23 April 2016

Back Home to Milly

Milly, ready for her stay at dock.
A new page in the adventures of Milly.  After a visit home, I realized that occasional posts that cover only the places we have been is frustrating, not only to me, but to anyone following the blog.  Beginning today, I hope to blog more often so that I can cover places and life aboard which, to some, is just as interesting.  Because I am an island behind, Dominica, a wonderful adventure with Maxine and Don, will have to wait.  When I do get around to it, it will be out of chronological order.  To those linear thinkers out there, I hope that is acceptable.  Note that I "hope" to blog more often.  This most dependent and limited by terrible internet connections and, secondarily - usually - my own lack of energy.  It's nice to blame it on the internet.
The clan.  Only missing our boy, Tom.
As I mentioned, Peter and I had a week long visit to Toronto.  It was a whirlwind of greetings with family and friends - lovely - banking business - a relief - and taxes - a bore.  A week was not long enough to see everyone or to complete all business but we were happy and ready to come home to Milly.

Milly was docked at a large marina in Rodney Bay, St Lucia.  We had spent three days cleaning and readying her for her stay without us.  The bilge pump and a leaking hot water pipe were fixed so she wouldn’t sink and the salt that had not been thoroughly rinsed during five months of sailing was washed away.  All surfaces were wiped inside to cut down on the moisture related to salt to only that of the 99% humidity weather.  We left her in great shape and returned to find her stinking hot but healthy.

Day one home:
Two loads of laundry.  Jeans, socks and deck shoes cleaned and put away until next trip north.  We are back in shorts, t-shirts and flipflops.  When that is too hot, bathing suits.

Outdoor checks of lockers.  Another freshwater rinse - when we get to a marina, we rinse every day just for the fun of it and because we can.  Dinghy back in action.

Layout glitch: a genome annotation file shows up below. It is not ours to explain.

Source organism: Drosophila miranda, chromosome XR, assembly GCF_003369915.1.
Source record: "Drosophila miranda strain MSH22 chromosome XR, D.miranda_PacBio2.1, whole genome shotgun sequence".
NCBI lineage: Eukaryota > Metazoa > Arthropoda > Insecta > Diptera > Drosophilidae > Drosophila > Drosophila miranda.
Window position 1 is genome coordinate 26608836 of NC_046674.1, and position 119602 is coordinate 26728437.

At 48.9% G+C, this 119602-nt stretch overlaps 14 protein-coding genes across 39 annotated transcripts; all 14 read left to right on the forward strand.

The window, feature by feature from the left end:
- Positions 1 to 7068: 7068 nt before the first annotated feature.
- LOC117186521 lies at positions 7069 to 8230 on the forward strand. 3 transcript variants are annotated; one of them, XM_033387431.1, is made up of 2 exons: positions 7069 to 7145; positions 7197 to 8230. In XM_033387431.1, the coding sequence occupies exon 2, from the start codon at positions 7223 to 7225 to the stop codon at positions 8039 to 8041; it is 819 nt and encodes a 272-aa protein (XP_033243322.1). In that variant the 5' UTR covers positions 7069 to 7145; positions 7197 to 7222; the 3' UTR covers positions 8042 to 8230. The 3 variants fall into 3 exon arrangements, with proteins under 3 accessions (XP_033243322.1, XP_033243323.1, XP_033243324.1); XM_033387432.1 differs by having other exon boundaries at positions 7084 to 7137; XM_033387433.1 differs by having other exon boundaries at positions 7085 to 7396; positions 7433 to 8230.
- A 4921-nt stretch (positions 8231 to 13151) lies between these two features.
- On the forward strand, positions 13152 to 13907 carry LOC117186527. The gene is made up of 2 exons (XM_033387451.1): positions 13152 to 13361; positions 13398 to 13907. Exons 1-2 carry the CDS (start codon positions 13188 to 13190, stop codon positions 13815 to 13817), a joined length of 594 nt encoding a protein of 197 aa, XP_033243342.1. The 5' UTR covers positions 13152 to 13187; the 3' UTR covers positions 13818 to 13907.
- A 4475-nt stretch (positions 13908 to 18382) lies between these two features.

Restocking the cupboards.  Before we left, I tried to use up a bit of our stores.  With two guests arriving in a few days, upon our return it was time to restock. 
Here’s how grocery shopping works:

  • Take an inventory of what’s missing or what’s needed.  Basically, the same as home only the places to look are a bit different.  I have six plastic bins, one wine crate, one bag, three cupboards, one fridge, one freezer and several spaces beside the bins where I keep food.  Most is catalogued but some is not and requires a look.
  • Dinghy to dock closest to grocery store.  The dock here is very handy to the store.  In some places, there is no dock and we have to beach the dinghy.  In others, the store is a long trudge a way from the dock which is okay when bags are empty but a slog when bags are laden.
    When we are lucky, a local comes out to the boats.  In Rodney Bay, Gregory is the man.  This pic was taken when we were at anchor but he found us in the marina.  He says that the produce comes from his mother's garden.  Whether or not this is entirely true - the lettuce looks amazing - it sure beats the grocery store

    So laden that it looks like a big wave could send the produce floating away.
  • Shop, keeping in mind that all items must be packed into two backpacks, one cooler bag and four hand grocery bags all of which we try to remember to take with us.  On this trip, I forgot $$ which, of course, was unacceptable.  Peter had to dinghy back to boat while I shopped.
  • Return to boat.  This requires each person lugging one backpack and carrying two shopping bags.  One of us also carries a large cooler bag across shoulder and chest.
  • Unpack.  All frozen items immediately put in our freezer which is about a meter deep with three baskets, one on top of another.  I try to keep my written inventory up to date so I know which basket to go to for what item.  The freezer is a power sucker so it is key to open it for as little time as possible.  Knowing where items are prior to opening is essential so the initial packing has to be organized and recorded.  
  • Any cardboard packaging is discarded before entering the saloon.  This may be cruiser-lore but rumour has it the cockroaches lay their eggs in the glue of cardboard packaging.  Lore or not, we do not want any varmints on Milly and so out goes the cardboard.  
    We'll be eating a lot of fruit!  Washed, rinsed and ready for drying.
  • All produce is dunked in salt water.  As we are now in a marina lagoon, I do not dunk in the sea.  It is probably dirtier than the fruit.  Today, I washed in soap and water and rinsed with fresh.  A drop or two of bleach probably would have been a good idea.  At the vast majority of anchorages, I swish in salt water so that any lurking infestations will explode from osmosis.  I then rinse and thoroughly dry.  Finally, I put away - most produce can go in our baskets.  Some is refrigerated.  There is a science of what veg can be stored with which fruit.  Apples, for example, go bad if stored with onions.